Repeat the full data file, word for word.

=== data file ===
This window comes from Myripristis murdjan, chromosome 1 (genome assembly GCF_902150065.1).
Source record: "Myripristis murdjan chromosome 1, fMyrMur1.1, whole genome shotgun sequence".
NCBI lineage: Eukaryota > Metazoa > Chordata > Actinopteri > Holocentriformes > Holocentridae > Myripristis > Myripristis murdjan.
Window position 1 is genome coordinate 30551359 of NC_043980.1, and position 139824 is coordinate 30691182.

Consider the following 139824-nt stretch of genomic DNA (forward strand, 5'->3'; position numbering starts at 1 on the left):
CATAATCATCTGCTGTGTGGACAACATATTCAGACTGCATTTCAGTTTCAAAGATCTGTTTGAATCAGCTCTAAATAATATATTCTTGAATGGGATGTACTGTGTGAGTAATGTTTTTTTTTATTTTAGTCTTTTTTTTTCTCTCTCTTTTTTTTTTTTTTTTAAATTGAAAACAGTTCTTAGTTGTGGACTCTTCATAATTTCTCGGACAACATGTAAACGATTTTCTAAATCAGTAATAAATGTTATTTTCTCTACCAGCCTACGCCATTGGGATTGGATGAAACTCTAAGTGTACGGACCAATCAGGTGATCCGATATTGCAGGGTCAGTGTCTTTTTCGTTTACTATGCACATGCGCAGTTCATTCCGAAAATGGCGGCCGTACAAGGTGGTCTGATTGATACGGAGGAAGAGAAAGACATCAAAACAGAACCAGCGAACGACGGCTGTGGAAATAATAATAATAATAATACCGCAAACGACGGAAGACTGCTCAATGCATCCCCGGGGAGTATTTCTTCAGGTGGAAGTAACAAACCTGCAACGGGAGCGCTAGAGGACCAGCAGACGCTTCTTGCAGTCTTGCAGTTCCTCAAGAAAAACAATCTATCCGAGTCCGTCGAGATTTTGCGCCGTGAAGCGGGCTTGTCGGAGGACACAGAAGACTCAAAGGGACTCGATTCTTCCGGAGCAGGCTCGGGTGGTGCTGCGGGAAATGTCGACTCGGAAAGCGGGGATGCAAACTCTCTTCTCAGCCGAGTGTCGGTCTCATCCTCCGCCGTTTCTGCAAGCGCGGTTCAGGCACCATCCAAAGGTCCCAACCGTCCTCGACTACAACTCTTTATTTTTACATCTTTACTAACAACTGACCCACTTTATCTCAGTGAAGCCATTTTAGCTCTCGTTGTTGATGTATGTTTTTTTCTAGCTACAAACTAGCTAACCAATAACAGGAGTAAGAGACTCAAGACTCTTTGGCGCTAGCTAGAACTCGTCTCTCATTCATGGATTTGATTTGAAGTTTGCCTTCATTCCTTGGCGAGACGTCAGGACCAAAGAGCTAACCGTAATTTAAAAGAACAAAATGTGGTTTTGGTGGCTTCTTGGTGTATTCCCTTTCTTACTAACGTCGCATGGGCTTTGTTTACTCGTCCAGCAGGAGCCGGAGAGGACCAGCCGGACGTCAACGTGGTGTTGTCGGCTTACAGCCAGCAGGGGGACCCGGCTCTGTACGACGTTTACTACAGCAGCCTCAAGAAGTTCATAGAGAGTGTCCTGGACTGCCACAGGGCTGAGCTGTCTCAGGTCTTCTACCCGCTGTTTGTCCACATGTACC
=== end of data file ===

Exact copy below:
This window comes from Myripristis murdjan, chromosome 1 (genome assembly GCF_902150065.1).
Source record: "Myripristis murdjan chromosome 1, fMyrMur1.1, whole genome shotgun sequence".
NCBI lineage: Eukaryota > Metazoa > Chordata > Actinopteri > Holocentriformes > Holocentridae > Myripristis > Myripristis murdjan.
Window position 1 is genome coordinate 30551359 of NC_043980.1, and position 139824 is coordinate 30691182.

Consider the following 139824-nt stretch of genomic DNA (forward strand, 5'->3'; position numbering starts at 1 on the left):
CATAATCATCTGCTGTGTGGACAACATATTCAGACTGCATTTCAGTTTCAAAGATCTGTTTGAATCAGCTCTAAATAATATATTCTTGAATGGGATGTACTGTGTGAGTAATGTTTTTTTTTATTTTAGTCTTTTTTTTTCTCTCTCTTTTTTTTTTTTTTTTAAATTGAAAACAGTTCTTAGTTGTGGACTCTTCATAATTTCTCGGACAACATGTAAACGATTTTCTAAATCAGTAATAAATGTTATTTTCTCTACCAGCCTACGCCATTGGGATTGGATGAAACTCTAAGTGTACGGACCAATCAGGTGATCCGATATTGCAGGGTCAGTGTCTTTTTCGTTTACTATGCACATGCGCAGTTCATTCCGAAAATGGCGGCCGTACAAGGTGGTCTGATTGATACGGAGGAAGAGAAAGACATCAAAACAGAACCAGCGAACGACGGCTGTGGAAATAATAATAATAATAATACCGCAAACGACGGAAGACTGCTCAATGCATCCCCGGGGAGTATTTCTTCAGGTGGAAGTAACAAACCTGCAACGGGAGCGCTAGAGGACCAGCAGACGCTTCTTGCAGTCTTGCAGTTCCTCAAGAAAAACAATCTATCCGAGTCCGTCGAGATTTTGCGCCGTGAAGCGGGCTTGTCGGAGGACACAGAAGACTCAAAGGGACTCGATTCTTCCGGAGCAGGCTCGGGTGGTGCTGCGGGAAATGTCGACTCGGAAAGCGGGGATGCAAACTCTCTTCTCAGCCGAGTGTCGGTCTCATCCTCCGCCGTTTCTGCAAGCGCGGTTCAGGCACCATCCAAAGGTCCCAACCGTCCTCGACTACAACTCTTTATTTTTACATCTTTACTAACAACTGACCCACTTTATCTCAGTGAAGCCATTTTAGCTCTCGTTGTTGATGTATGTTTTTTTCTAGCTACAAACTAGCTAACCAATAACAGGAGTAAGAGACTCAAGACTCTTTGGCGCTAGCTAGAACTCGTCTCTCATTCATGGATTTGATTTGAAGTTTGCCTTCATTCCTTGGCGAGACGTCAGGACCAAAGAGCTAACCGTAATTTAAAAGAACAAAATGTGGTTTTGGTGGCTTCTTGGTGTATTCCCTTTCTTACTAACGTCGCATGGGCTTTGTTTACTCGTCCAGCAGGAGCCGGAGAGGACCAGCCGGACGTCAACGTGGTGTTGTCGGCTTACAGCCAGCAGGGGGACCCGGCTCTGTACGACGTTTACTACAGCAGCCTCAAGAAGTTCATAGAGAGTGTCCTGGACTGCCACAGGGCTGAGCTGTCTCAGGTCTTCTACCCGCTGTTTGTCCACATGTACC